Denver was extremely busy as their ice hockey team was at home in the finals of the Stanley Cup. That meant two large spectator events within about a mile of each other. We arrived early though and with a pre-booked parking space a few minutes’ walk from Coors Field we were soon inside.

Our early arrival meant that we were able to pick up ‘bobble-heads’ that were given away free to the first fifteen thousand spectators. I’ve enough tat in my life and so mine will end up at Jackie’s parents.

I wasn’t driving and so was able to have a couple of beers. They came in twenty-four-ounce cans, which is about a pint and a half, I think. I must be getting used to American prices as fourteen dollars a can didn’t seem out of the ordinary. I also had a polish sausage which was an improvement on the usual hot dog as it had a bit more spice amongst the minced lips and eyelids.

Our seats were in the upper tier, reasonably central behind the plate. At twenty-five dollars they compared very favourably with the prices I had been paying for minor league games. We got an excellent view of all that was going on in the stadium and also the Rocky Mountains to our west.

We also had a good view of the scoreboard which switched sports every time the hockey team scored a goal in their game. We saw the Avalanche put seven past their Florida opponents and take a two to nothing lead in their Stanley Cup final.

As the game went on, I thought back to my time in Kazakhstan where I worked with a Rockies fan. It was the year that they made the World Series and my friend Mike had talked up their chances as the season progressed. It didn’t conclude as planned as they lost at the final hurdle, but for a few months back in 2007 I was caught up in it all by proxy. I think Mike died a few years back, but I’m glad I got to the Coors Field that he wistfully spoke about.

The game was evenly matched and level at four-each at the end of the seventh. The Rockies nipped five-four in front in the eighth and then brought on a new pitcher for the ninth. Apparently, he was a fella with an interesting backstory in that he had been a decent player then lost form sufficiently to retire, before coming back after regaining his confidence training in his garden.

It went well for him, and he finished off the Padres without them drawing level. With the supporters of both Denver sides celebrating victory, it was a lively atmosphere outside as we headed back to the car.

Atomic Pork Chops v Winnipeg Goldeneyes, Saturday 11th June 2022, 6.30pm

June 12, 2022

After Buckingham, Jen and I drove up to Newark to swap the hire car for the one originally booked and then headed to the Keystone State Park for three nights. We had a ‘modern cabin’ booked. I think ‘modern’ refers to it having a bathroom, something that didn’t strike me as being particularly modern at all. It was an enjoyable place to stay, as most accommodation with a firepit tends to be, although there wasn’t much in the way of wildlife nearby other than rabbits and squirrels.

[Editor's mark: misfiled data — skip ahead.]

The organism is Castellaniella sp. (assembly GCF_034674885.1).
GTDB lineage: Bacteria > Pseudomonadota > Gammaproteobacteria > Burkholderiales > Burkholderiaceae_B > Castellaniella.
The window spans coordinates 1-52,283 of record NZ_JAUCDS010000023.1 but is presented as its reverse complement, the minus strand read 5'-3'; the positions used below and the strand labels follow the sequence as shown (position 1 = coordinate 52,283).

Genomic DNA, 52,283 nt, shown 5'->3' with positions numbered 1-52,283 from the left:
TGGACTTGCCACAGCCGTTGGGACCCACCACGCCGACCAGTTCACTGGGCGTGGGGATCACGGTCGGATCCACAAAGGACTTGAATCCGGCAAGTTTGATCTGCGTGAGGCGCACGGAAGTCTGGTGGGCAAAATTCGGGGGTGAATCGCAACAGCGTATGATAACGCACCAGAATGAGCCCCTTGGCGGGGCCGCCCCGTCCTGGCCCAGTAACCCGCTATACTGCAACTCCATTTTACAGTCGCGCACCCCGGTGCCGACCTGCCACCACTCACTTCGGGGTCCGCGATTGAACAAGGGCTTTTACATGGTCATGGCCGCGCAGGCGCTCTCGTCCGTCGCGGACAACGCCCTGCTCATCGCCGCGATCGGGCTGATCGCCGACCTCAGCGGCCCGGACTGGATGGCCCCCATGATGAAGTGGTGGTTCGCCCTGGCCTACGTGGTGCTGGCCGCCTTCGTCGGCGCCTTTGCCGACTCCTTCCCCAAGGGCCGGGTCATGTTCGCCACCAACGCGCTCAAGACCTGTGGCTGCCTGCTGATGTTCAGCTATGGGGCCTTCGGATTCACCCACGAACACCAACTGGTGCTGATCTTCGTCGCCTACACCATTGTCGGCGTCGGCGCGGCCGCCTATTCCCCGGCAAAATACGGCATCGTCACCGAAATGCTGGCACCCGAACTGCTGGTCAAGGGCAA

In an effort to try and see bears and snakes, or at a push some deer, raccoons or muskrats, we went for a hike around the lake and up into a forest. It was a good way to spend a morning but despite wandering around for six miles we didn’t really see anything other than birds and butterflies.

Next stop on the trip was Chicago. It’s somewhere that I’d picked mainly because I thought there would be good opportunities for sporting events. It’s also somewhere with a bit of family history in that one of my grandads visited it in the 1920’s and saw someone shot dead whilst walking down the street. He was in the merchant navy and travelling cross-country from New York to San Francisco to join his next ship. I don’t know how long he and his shipmates spent in the city but I thought it interesting, particularly when walking around some of the historical areas, that they might very well have walked the same streets getting on for a hundred years or so ago. We didn’t see anyone shot dead, so maybe Chicago is a bit safer than in the 1920’s.

One of the things that I’d like to do sometime is see a baseball game at Wrigley Field. Whilst it’s not quite the oldest, it’s probably the best known of all the baseball stadiums. The Cubs were out of town though and so we had to make do with a tour. It was very informative and we started off with some general info whilst sitting in various parts of the stands, before moving down to pitch side to stand in the outfield.

We then moved on to the locker room used by the visiting team and at various times over the years by Paul McCartney, Pele and Michael Jordan. It was strange to look around and imagine each of them preparing to head out into the daylight.

We then went up to the press box and finished up by sitting in the home dugout. I’ll get back for an actual Cubs game at some point.

Whilst there was an option of going to a MLB White Sox game across town, I decided to head for some lower league action instead at the Midwestern Medical Field. It’s a stadium that dates back to 1991 and has a capacity of almost eleven thousand.

The game was in an independent league for teams too far from others to be allowed to play in the AA or AAA leagues. The Kane County Cougars were taking on the Winnipeg Goldeneyes. Although for some reason the Cougars were playing as their alter-egos, the Atomic Pork Chops. This may have been a ploy to sell different shirts and more bacon products. Who knows?

We opted for central bench seats at fifteen dollars, although we could have paid ten dollars to sit on the grass. Or even ten dollars to walk past the grass and sit in the fifteen dollars seats. I had a hot dog which didn’t look as good as the hot dogs that I saw some other people eating so there must have been some selection option that I hadn’t noticed.